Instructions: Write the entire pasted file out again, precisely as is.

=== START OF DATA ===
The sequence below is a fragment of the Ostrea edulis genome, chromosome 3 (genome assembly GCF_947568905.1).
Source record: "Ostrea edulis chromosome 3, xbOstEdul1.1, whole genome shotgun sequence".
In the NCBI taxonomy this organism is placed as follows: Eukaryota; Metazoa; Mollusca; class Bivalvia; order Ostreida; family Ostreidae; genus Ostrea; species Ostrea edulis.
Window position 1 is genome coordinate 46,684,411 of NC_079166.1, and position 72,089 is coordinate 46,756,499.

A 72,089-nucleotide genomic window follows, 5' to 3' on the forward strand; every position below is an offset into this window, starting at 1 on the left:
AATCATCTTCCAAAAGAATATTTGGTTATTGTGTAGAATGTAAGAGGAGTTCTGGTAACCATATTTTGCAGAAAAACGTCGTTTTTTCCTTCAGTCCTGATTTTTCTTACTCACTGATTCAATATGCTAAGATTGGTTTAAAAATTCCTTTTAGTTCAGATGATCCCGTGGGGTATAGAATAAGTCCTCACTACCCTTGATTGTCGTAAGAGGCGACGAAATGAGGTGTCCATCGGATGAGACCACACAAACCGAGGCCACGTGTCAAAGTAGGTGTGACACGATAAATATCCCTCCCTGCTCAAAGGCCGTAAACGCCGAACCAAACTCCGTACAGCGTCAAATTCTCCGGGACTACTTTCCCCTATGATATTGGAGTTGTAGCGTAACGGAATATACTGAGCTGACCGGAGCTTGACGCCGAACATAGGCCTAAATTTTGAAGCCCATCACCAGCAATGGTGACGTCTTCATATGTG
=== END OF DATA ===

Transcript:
The sequence below is a fragment of the Ostrea edulis genome, chromosome 3 (genome assembly GCF_947568905.1).
Source record: "Ostrea edulis chromosome 3, xbOstEdul1.1, whole genome shotgun sequence".
In the NCBI taxonomy this organism is placed as follows: Eukaryota; Metazoa; Mollusca; class Bivalvia; order Ostreida; family Ostreidae; genus Ostrea; species Ostrea edulis.
Window position 1 is genome coordinate 46,684,411 of NC_079166.1, and position 72,089 is coordinate 46,756,499.

A 72,089-nucleotide genomic window follows, 5' to 3' on the forward strand; every position below is an offset into this window, starting at 1 on the left:
AATCATCTTCCAAAAGAATATTTGGTTATTGTGTAGAATGTAAGAGGAGTTCTGGTAACCATATTTTGCAGAAAAACGTCGTTTTTTCCTTCAGTCCTGATTTTTCTTACTCACTGATTCAATATGCTAAGATTGGTTTAAAAATTCCTTTTAGTTCAGATGATCCCGTGGGGTATAGAATAAGTCCTCACTACCCTTGATTGTCGTAAGAGGCGACGAAATGAGGTGTCCATCGGATGAGACCACACAAACCGAGGCCACGTGTCAAAGTAGGTGTGACACGATAAATATCCCTCCCTGCTCAAAGGCCGTAAACGCCGAACCAAACTCCGTACAGCGTCAAATTCTCCGGGACTACTTTCCCCTATGATATTGGAGTTGTAGCGTAACGGAATATACTGAGCTGACCGGAGCTTGACGCCGAACATAGGCCTAAATTTTGAAGCCCATCACCAGCAATGGTGACGTCTTCATATGTG